I wish I had known about Five In a Row and Before Five In a Row when we were starting our developmental, relationship based, autism remediation intervention. BFIAR and FIAR are two little gems that I learned about late in the game, after I became an accidental homeschooler.

Before Five In A Row is a learning readiness guide. I hesitate to call it a program. The BFIAR author uses the term "little lessons".

The actual book, pictured above left, is a 150 page paperback priced at $35 that uses a couple dozen familiar, beloved childen's books (you borrow those from the library or purchase them separately at the retailer of your choice) in ways that offer "...a happy introduction to books, provide an interesting, light introduction to many different topics, and to build intimacy between the reader and child." (from page 3).

The parent's job is to use a story to build relationship between parent and child and between child and books / reading. And author Jane Claire Lambert and BFIAR give the parent the background and ideas to do just that. BFIAR is organized in two parts. The first part covers the children's books and activities. The second part is called, "Parent's Treasury of Creative Ideas for Learning Readiness" and covers activities (talking, listening, reading, poetry, hand games, singing, dancing, making music, drama); coordination; large motor skills; small motor skills; bath time; kitchen; store; toys; the arts; perspective taking.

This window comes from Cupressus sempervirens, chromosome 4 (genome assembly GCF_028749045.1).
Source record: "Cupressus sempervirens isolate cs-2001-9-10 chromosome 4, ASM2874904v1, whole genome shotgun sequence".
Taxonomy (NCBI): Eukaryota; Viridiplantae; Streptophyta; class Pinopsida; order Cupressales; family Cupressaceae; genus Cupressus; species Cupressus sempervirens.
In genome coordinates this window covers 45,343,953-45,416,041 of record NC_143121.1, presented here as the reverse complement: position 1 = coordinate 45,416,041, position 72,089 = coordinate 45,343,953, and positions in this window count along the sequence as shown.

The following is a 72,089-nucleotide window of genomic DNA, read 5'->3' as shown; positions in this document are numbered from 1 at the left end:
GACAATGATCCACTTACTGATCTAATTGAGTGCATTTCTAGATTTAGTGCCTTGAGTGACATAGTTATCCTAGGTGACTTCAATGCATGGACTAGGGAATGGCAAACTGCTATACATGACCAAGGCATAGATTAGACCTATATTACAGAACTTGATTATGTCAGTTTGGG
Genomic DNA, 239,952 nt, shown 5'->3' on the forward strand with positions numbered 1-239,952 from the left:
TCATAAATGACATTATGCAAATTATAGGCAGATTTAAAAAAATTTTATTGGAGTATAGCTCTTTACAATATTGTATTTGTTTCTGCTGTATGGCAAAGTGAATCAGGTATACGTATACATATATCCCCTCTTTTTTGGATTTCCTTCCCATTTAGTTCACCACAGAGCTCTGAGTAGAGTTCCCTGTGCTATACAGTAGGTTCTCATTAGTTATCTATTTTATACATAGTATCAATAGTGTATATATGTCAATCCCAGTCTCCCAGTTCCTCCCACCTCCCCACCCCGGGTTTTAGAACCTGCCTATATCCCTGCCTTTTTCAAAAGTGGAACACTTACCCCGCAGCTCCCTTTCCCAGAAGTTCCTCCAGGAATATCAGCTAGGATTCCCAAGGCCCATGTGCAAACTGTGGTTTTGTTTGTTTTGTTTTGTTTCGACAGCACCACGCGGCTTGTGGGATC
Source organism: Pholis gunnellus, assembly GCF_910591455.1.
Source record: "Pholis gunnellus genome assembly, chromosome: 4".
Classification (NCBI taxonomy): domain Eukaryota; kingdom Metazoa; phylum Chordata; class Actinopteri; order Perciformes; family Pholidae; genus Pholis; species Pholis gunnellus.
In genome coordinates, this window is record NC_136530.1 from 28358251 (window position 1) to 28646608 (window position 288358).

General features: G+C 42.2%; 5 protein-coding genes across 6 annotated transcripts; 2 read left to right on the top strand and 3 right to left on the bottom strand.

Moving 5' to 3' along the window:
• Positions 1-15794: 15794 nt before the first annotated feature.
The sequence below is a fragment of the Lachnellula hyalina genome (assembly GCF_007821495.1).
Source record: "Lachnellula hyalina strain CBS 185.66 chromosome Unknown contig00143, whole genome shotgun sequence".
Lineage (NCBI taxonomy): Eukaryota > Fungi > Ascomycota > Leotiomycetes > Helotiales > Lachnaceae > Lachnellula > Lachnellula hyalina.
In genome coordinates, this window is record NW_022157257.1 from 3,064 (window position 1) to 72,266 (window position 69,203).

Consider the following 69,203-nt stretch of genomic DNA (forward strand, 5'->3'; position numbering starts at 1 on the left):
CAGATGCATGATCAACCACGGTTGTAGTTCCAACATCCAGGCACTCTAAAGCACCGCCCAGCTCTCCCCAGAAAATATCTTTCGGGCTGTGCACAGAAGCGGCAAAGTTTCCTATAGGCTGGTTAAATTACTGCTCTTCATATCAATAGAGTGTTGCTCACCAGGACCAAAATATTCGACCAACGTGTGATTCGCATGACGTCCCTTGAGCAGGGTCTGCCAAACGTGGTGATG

I call the book a "guide" because Lambert doesn't give you a checklist of "must-do's". She gives you ideas, ways to use a story and not stop at simply reading text and turning pages. The parent gets to decide what to use, how much to do, when to move to the next story, when to return to a story previously enjoyed.

"Jesse Bear, What Will You Wear?"; "Goodnight Moon"; "Caps for Sale"; The Snowy Day; "We're Going on a Bear Hunt"; "Corduroy"; "The Carrot Seed" are some of the story titles.

BFIAR takes one story at a time and gives parents a summary, a Bible verse, insight about how to use the story with a language arts emphasis, within the context of building loving relationships. BFIAR spotlights for parents colors, patterns, and combinations; offers fine arts and drama ideas; provides titles that are complimentary. BFIAR provides background and how-to on poetry and art for each story; 'can you find' search ideas; recognizing patterns; order; details; games; related science topics; shapes; sequencing; games; comparisons; tracking; problem solving - the list is long and you'll have to trust me that author Jane Claire Lambert has a strong grasp on how to grow pre-reading foundations through relationship.

I really like the emphasis on short, fun interactions. With my reluctant (developmentally delayed) reader, I have a tendency to push too far, too long, which works against my goals. Short. Simple. Positive. Fun.

Lambert knows the importance of sensory and movement for young children and gives us ideas we can incorporate along the way.